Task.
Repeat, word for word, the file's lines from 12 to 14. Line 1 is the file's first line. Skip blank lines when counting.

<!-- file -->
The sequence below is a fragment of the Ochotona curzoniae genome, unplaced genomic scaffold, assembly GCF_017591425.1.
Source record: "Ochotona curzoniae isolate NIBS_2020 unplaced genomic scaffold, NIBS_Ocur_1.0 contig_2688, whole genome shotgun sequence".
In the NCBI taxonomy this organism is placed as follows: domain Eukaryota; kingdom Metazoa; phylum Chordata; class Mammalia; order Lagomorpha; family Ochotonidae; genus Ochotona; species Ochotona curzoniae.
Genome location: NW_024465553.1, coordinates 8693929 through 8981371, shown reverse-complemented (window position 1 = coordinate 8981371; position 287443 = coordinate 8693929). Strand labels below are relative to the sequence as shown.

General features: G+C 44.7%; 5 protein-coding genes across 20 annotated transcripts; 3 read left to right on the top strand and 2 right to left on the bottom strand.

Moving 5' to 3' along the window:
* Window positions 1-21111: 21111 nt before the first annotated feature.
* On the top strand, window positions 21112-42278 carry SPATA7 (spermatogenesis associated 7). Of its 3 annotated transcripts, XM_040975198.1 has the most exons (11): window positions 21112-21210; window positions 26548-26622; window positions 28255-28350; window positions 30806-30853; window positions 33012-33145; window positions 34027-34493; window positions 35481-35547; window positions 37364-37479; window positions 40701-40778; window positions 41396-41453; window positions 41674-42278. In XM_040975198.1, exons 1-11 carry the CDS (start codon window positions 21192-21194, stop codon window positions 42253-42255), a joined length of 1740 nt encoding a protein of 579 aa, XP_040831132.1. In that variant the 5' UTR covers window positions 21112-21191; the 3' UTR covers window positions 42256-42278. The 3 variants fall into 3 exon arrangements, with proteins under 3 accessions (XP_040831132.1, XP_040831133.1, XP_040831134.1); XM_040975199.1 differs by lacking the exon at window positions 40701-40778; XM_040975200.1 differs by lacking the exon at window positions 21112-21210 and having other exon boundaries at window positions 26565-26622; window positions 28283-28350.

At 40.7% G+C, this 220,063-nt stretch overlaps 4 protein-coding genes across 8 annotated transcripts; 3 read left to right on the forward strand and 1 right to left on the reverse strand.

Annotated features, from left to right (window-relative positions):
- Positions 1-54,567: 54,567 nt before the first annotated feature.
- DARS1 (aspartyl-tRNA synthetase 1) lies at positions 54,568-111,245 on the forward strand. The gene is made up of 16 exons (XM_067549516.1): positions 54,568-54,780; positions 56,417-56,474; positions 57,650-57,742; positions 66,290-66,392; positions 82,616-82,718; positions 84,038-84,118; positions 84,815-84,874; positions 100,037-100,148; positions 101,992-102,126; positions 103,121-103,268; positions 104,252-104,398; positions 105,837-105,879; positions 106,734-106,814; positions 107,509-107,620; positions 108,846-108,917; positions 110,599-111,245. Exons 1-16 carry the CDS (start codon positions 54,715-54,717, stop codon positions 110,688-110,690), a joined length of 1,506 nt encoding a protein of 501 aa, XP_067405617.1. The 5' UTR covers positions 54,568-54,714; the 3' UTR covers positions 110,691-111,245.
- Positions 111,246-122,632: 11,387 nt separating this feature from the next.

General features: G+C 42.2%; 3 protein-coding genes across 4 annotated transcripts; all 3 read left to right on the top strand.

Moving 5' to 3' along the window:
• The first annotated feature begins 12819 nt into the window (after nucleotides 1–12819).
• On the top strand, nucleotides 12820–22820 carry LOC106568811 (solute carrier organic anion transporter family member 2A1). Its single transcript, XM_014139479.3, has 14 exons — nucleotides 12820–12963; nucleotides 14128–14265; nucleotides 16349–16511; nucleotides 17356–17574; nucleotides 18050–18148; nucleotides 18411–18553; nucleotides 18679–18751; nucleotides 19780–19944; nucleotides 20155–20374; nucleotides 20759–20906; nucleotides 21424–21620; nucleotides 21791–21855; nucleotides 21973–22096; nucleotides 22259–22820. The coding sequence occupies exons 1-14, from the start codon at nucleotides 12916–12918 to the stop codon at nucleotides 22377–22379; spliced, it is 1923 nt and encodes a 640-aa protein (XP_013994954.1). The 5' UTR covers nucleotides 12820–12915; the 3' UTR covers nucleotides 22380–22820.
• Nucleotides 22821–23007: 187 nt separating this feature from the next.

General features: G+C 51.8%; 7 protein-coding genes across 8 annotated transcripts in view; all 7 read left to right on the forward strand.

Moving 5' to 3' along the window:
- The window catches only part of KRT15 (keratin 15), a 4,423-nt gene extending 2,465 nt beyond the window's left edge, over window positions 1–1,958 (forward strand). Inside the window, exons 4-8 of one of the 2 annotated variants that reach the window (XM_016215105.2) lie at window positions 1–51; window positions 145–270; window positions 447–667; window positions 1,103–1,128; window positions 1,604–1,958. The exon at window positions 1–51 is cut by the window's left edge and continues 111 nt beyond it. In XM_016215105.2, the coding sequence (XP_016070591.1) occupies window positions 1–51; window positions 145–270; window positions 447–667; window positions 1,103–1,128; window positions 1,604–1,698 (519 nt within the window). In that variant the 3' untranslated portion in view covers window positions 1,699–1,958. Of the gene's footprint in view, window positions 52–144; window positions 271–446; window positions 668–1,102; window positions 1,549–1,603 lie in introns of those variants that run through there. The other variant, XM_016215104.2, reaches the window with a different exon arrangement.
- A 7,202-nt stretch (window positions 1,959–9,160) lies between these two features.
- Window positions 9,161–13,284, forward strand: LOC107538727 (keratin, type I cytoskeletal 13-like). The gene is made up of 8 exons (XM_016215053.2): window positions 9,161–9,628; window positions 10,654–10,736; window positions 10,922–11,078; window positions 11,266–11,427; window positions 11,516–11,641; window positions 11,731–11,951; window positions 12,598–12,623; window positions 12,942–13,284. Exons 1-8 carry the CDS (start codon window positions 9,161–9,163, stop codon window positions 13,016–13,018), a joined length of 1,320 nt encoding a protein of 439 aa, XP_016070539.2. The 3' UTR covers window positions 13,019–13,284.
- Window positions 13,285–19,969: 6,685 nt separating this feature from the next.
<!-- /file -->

- DARS1 (aspartyl-tRNA synthetase 1) lies at positions 54,568-111,245 on the forward strand. The gene is made up of 16 exons (XM_067549516.1): positions 54,568-54,780; positions 56,417-56,474; positions 57,650-57,742; positions 66,290-66,392; positions 82,616-82,718; positions 84,038-84,118; positions 84,815-84,874; positions 100,037-100,148; positions 101,992-102,126; positions 103,121-103,268; positions 104,252-104,398; positions 105,837-105,879; positions 106,734-106,814; positions 107,509-107,620; positions 108,846-108,917; positions 110,599-111,245. Exons 1-16 carry the CDS (start codon positions 54,715-54,717, stop codon positions 110,688-110,690), a joined length of 1,506 nt encoding a protein of 501 aa, XP_067405617.1. The 5' UTR covers positions 54,568-54,714; the 3' UTR covers positions 110,691-111,245.
- Positions 111,246-122,632: 11,387 nt separating this feature from the next.

General features: G+C 42.2%; 3 protein-coding genes across 4 annotated transcripts; all 3 read left to right on the top strand.